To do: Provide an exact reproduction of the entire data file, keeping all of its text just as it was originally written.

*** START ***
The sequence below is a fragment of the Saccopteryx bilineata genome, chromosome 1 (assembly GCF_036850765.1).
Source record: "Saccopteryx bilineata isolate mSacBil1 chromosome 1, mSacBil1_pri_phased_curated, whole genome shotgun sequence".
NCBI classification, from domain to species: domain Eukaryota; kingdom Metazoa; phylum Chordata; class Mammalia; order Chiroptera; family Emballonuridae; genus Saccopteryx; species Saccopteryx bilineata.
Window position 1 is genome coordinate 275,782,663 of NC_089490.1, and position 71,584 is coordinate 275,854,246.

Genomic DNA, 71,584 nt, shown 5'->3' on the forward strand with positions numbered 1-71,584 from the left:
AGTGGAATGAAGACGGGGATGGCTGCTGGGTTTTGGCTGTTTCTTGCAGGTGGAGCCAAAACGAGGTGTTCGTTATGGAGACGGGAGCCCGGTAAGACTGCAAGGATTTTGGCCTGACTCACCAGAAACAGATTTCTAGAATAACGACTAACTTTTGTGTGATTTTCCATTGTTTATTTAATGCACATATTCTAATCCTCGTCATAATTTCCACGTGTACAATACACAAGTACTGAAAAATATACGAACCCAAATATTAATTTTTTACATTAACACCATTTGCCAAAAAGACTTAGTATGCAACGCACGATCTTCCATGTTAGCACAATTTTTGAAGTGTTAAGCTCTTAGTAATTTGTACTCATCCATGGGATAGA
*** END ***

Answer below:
The sequence below is a fragment of the Saccopteryx bilineata genome, chromosome 1 (assembly GCF_036850765.1).
Source record: "Saccopteryx bilineata isolate mSacBil1 chromosome 1, mSacBil1_pri_phased_curated, whole genome shotgun sequence".
NCBI classification, from domain to species: domain Eukaryota; kingdom Metazoa; phylum Chordata; class Mammalia; order Chiroptera; family Emballonuridae; genus Saccopteryx; species Saccopteryx bilineata.
Window position 1 is genome coordinate 275,782,663 of NC_089490.1, and position 71,584 is coordinate 275,854,246.

Genomic DNA, 71,584 nt, shown 5'->3' on the forward strand with positions numbered 1-71,584 from the left:
AGTGGAATGAAGACGGGGATGGCTGCTGGGTTTTGGCTGTTTCTTGCAGGTGGAGCCAAAACGAGGTGTTCGTTATGGAGACGGGAGCCCGGTAAGACTGCAAGGATTTTGGCCTGACTCACCAGAAACAGATTTCTAGAATAACGACTAACTTTTGTGTGATTTTCCATTGTTTATTTAATGCACATATTCTAATCCTCGTCATAATTTCCACGTGTACAATACACAAGTACTGAAAAATATACGAACCCAAATATTAATTTTTTACATTAACACCATTTGCCAAAAAGACTTAGTATGCAACGCACGATCTTCCATGTTAGCACAATTTTTGAAGTGTTAAGCTCTTAGTAATTTGTACTCATCCATGGGATAGA